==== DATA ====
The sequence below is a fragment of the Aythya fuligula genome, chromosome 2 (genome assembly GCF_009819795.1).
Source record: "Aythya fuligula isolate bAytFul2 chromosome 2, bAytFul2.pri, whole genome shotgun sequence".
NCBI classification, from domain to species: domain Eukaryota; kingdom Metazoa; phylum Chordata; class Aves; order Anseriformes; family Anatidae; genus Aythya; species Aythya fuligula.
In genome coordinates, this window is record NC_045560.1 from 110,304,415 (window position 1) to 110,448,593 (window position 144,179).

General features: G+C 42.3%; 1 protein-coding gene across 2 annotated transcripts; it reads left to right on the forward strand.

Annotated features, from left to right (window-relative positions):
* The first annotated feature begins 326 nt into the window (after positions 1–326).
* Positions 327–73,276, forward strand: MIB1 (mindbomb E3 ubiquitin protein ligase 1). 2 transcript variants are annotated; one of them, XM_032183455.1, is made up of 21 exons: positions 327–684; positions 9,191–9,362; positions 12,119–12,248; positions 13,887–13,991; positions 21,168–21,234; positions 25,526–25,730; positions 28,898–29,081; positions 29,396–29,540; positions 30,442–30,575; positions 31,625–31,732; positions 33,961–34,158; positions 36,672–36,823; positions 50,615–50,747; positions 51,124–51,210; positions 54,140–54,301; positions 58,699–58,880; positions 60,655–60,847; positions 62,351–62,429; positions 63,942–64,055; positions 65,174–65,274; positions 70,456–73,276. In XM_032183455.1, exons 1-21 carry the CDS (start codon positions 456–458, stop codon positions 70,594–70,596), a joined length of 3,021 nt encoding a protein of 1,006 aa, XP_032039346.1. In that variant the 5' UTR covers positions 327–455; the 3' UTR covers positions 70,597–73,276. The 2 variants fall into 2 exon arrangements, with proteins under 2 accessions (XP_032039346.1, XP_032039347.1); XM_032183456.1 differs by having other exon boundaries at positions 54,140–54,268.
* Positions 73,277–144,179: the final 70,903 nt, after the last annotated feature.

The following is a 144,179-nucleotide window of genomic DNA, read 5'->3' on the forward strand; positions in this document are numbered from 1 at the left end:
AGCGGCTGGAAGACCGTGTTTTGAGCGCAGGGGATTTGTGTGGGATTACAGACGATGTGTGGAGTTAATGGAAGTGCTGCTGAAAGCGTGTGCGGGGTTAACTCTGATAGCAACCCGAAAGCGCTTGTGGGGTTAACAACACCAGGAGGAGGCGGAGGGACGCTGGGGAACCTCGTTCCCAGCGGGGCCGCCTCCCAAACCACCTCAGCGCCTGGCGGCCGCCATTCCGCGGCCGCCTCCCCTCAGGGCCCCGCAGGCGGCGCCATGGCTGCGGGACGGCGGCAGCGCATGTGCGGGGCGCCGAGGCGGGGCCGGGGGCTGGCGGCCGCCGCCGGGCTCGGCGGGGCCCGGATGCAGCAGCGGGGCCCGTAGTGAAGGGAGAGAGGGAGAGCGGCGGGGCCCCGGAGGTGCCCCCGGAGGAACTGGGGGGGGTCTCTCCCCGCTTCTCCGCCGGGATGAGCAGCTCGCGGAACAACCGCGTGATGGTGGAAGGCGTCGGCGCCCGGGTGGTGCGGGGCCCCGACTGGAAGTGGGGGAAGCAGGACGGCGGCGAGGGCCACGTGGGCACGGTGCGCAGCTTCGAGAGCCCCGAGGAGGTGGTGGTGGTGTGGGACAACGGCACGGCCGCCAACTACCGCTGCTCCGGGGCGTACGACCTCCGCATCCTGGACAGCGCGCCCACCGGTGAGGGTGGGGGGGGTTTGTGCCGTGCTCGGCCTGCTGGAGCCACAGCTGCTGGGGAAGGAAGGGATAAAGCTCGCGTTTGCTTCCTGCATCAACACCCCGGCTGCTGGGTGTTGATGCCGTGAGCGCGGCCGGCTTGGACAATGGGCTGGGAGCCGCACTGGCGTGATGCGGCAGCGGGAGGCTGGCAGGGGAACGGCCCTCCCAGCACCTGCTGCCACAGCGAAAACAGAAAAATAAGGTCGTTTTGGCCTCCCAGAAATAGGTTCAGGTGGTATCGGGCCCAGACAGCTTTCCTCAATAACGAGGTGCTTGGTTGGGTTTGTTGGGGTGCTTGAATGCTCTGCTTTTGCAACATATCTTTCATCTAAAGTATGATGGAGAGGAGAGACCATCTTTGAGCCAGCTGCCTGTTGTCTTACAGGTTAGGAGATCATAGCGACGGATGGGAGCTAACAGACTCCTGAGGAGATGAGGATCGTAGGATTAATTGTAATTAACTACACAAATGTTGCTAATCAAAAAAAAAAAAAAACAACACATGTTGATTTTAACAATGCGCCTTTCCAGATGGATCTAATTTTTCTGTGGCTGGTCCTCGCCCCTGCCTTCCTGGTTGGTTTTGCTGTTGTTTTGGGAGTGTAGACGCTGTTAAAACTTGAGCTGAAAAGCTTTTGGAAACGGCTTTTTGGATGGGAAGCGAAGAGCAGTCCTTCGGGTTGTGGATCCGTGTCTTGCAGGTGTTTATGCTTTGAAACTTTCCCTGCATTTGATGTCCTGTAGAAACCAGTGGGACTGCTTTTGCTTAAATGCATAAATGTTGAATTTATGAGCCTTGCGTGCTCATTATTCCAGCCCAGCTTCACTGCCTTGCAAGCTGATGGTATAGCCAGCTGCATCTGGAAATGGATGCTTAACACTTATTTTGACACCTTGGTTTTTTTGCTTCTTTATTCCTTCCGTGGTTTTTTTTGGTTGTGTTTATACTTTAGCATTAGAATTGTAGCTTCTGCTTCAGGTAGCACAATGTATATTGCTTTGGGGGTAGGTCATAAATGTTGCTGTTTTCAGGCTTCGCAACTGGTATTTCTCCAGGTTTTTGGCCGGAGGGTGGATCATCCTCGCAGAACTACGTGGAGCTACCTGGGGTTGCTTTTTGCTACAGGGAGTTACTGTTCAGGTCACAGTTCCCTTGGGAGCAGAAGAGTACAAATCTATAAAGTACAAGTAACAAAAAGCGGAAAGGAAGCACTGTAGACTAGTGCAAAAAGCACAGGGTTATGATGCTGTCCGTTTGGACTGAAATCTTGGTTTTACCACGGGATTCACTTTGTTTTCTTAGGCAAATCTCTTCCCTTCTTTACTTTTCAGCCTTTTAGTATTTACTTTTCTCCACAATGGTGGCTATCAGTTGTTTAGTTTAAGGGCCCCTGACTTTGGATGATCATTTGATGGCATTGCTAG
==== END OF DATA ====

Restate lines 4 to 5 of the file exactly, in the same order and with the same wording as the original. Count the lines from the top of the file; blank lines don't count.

In genome coordinates, this window is record NC_045560.1 from 110,304,415 (window position 1) to 110,448,593 (window position 144,179).

General features: G+C 42.3%; 1 protein-coding gene across 2 annotated transcripts; it reads left to right on the forward strand.